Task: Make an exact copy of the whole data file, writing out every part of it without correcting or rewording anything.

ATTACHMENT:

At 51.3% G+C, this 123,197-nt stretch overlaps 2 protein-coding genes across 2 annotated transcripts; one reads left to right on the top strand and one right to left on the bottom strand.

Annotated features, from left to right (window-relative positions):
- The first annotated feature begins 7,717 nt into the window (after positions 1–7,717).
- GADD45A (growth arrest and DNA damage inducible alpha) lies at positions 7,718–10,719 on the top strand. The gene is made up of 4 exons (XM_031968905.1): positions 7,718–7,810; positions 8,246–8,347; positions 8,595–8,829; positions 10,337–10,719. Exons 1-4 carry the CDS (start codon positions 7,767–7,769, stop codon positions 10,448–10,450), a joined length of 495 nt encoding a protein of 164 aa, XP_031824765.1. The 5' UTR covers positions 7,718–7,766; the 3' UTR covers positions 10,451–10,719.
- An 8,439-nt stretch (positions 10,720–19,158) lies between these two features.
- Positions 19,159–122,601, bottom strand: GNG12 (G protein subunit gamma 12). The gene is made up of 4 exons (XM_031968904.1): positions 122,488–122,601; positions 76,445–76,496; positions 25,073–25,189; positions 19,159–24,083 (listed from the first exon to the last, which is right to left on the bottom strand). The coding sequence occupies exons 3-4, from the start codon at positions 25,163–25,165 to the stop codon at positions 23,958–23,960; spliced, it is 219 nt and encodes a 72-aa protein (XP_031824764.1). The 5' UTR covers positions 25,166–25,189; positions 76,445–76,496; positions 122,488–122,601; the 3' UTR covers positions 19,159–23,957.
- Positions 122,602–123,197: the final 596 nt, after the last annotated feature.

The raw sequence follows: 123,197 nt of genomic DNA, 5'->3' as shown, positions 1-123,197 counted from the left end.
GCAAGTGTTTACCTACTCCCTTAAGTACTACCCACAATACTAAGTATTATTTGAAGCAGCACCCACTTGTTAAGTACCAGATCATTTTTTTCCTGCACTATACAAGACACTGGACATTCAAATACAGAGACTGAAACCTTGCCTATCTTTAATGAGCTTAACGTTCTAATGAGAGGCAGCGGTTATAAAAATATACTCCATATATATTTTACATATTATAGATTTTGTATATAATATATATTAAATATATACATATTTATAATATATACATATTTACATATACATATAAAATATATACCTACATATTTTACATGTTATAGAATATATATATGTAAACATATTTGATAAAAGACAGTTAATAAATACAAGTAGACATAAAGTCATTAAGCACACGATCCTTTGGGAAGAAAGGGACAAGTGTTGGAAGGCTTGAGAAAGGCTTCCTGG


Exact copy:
At 51.3% G+C, this 123,197-nt stretch overlaps 2 protein-coding genes across 2 annotated transcripts; one reads left to right on the top strand and one right to left on the bottom strand.

Annotated features, from left to right (window-relative positions):
- The first annotated feature begins 7,717 nt into the window (after positions 1–7,717).
- GADD45A (growth arrest and DNA damage inducible alpha) lies at positions 7,718–10,719 on the top strand. The gene is made up of 4 exons (XM_031968905.1): positions 7,718–7,810; positions 8,246–8,347; positions 8,595–8,829; positions 10,337–10,719. Exons 1-4 carry the CDS (start codon positions 7,767–7,769, stop codon positions 10,448–10,450), a joined length of 495 nt encoding a protein of 164 aa, XP_031824765.1. The 5' UTR covers positions 7,718–7,766; the 3' UTR covers positions 10,451–10,719.
- An 8,439-nt stretch (positions 10,720–19,158) lies between these two features.
- Positions 19,159–122,601, bottom strand: GNG12 (G protein subunit gamma 12). The gene is made up of 4 exons (XM_031968904.1): positions 122,488–122,601; positions 76,445–76,496; positions 25,073–25,189; positions 19,159–24,083 (listed from the first exon to the last, which is right to left on the bottom strand). The coding sequence occupies exons 3-4, from the start codon at positions 25,163–25,165 to the stop codon at positions 23,958–23,960; spliced, it is 219 nt and encodes a 72-aa protein (XP_031824764.1). The 5' UTR covers positions 25,166–25,189; positions 76,445–76,496; positions 122,488–122,601; the 3' UTR covers positions 19,159–23,957.
- Positions 122,602–123,197: the final 596 nt, after the last annotated feature.

The raw sequence follows: 123,197 nt of genomic DNA, 5'->3' as shown, positions 1-123,197 counted from the left end.
GCAAGTGTTTACCTACTCCCTTAAGTACTACCCACAATACTAAGTATTATTTGAAGCAGCACCCACTTGTTAAGTACCAGATCATTTTTTTCCTGCACTATACAAGACACTGGACATTCAAATACAGAGACTGAAACCTTGCCTATCTTTAATGAGCTTAACGTTCTAATGAGAGGCAGCGGTTATAAAAATATACTCCATATATATTTTACATATTATAGATTTTGTATATAATATATATTAAATATATACATATTTATAATATATACATATTTACATATACATATAAAATATATACCTACATATTTTACATGTTATAGAATATATATATGTAAACATATTTGATAAAAGACAGTTAATAAATACAAGTAGACATAAAGTCATTAAGCACACGATCCTTTGGGAAGAAAGGGACAAGTGTTGGAAGGCTTGAGAAAGGCTTCCTGG